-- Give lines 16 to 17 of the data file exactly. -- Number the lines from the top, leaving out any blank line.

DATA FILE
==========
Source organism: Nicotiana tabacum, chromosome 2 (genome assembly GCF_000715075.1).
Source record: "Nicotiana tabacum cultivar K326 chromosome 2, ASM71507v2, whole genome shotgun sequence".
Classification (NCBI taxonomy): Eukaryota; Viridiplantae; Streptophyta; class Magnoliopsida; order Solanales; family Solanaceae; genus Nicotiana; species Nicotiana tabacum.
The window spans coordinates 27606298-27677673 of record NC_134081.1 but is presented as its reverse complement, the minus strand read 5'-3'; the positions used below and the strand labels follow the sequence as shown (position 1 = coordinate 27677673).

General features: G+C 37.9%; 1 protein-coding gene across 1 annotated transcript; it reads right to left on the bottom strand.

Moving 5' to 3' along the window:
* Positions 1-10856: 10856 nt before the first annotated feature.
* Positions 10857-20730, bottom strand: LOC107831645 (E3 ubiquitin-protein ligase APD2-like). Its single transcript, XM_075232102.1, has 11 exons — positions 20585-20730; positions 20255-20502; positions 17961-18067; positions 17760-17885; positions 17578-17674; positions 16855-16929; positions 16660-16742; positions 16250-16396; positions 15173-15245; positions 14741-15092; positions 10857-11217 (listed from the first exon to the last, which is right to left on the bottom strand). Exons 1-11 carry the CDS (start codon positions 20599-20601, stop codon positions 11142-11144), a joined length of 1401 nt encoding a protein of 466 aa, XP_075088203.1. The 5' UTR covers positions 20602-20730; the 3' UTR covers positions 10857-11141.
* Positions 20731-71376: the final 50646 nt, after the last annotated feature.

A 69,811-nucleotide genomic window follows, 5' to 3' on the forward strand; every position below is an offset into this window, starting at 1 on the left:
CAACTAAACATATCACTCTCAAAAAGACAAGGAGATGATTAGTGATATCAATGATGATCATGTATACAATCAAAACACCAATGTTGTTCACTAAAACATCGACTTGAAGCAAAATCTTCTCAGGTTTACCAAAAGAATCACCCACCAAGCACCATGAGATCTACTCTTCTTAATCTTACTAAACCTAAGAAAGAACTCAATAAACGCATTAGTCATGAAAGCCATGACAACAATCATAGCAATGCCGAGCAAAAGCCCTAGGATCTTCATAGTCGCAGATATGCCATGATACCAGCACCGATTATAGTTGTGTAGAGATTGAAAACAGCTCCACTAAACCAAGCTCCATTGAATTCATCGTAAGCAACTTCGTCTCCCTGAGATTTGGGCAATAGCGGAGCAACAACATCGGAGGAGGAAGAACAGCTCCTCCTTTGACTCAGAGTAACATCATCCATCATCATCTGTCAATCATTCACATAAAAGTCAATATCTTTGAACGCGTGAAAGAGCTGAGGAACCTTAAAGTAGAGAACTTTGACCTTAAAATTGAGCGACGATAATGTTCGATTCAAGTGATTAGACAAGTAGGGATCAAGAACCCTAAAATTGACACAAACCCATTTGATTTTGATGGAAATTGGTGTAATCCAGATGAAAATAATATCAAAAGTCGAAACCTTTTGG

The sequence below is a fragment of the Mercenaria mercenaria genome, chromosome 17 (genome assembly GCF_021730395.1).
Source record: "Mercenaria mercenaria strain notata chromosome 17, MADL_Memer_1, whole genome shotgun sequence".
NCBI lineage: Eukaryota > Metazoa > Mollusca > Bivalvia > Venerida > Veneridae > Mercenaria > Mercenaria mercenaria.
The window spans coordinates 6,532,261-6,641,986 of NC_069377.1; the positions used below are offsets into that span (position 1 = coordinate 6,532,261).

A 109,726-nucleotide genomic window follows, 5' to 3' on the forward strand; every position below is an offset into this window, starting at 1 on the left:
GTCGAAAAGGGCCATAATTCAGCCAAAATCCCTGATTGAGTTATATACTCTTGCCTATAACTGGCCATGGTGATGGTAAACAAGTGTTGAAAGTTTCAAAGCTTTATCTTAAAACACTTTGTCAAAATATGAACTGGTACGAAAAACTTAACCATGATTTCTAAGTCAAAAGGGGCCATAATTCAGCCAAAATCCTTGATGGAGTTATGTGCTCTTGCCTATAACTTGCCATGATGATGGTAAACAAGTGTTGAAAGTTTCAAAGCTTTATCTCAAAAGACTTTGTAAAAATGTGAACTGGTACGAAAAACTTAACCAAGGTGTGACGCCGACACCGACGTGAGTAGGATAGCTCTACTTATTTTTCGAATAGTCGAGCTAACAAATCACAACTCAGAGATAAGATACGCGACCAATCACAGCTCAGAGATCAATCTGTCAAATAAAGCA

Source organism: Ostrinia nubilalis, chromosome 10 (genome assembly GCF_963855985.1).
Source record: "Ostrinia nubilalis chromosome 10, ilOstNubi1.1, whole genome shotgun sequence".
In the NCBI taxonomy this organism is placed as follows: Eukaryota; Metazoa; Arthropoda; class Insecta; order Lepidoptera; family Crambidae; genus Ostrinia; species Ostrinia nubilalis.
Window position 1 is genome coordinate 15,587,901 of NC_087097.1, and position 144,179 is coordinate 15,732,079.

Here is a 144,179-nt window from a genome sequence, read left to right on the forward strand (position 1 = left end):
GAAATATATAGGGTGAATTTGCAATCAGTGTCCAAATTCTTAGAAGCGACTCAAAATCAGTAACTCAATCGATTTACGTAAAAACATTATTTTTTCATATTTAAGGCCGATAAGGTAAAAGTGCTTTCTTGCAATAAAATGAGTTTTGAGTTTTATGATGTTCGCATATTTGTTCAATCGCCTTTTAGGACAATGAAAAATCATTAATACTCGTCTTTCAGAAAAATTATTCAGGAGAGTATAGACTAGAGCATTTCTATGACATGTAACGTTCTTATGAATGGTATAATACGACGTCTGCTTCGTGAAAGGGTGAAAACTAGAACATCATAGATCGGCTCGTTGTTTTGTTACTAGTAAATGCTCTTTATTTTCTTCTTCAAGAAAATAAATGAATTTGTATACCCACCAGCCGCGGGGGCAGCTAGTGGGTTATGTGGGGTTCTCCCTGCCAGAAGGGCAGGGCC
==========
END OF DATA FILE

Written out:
A 109,726-nucleotide genomic window follows, 5' to 3' on the forward strand; every position below is an offset into this window, starting at 1 on the left:
GTCGAAAAGGGCCATAATTCAGCCAAAATCCCTGATTGAGTTATATACTCTTGCCTATAACTGGCCATGGTGATGGTAAACAAGTGTTGAAAGTTTCAAAGCTTTATCTTAAAACACTTTGTCAAAATATGAACTGGTACGAAAAACTTAACCATGATTTCTAAGTCAAAAGGGGCCATAATTCAGCCAAAATCCTTGATGGAGTTATGTGCTCTTGCCTATAACTTGCCATGATGATGGTAAACAAGTGTTGAAAGTTTCAAAGCTTTATCTCAAAAGACTTTGTAAAAATGTGAACTGGTACGAAAAACTTAACCAAGGTGTGACGCCGACACCGACGTGAGTAGGATAGCTCTACTTATTTTTCGAATAGTCGAGCTAACAAATCACAACTCAGAGATAAGATACGCGACCAATCACAGCTCAGAGATCAATCTGTCAAATAAAGCA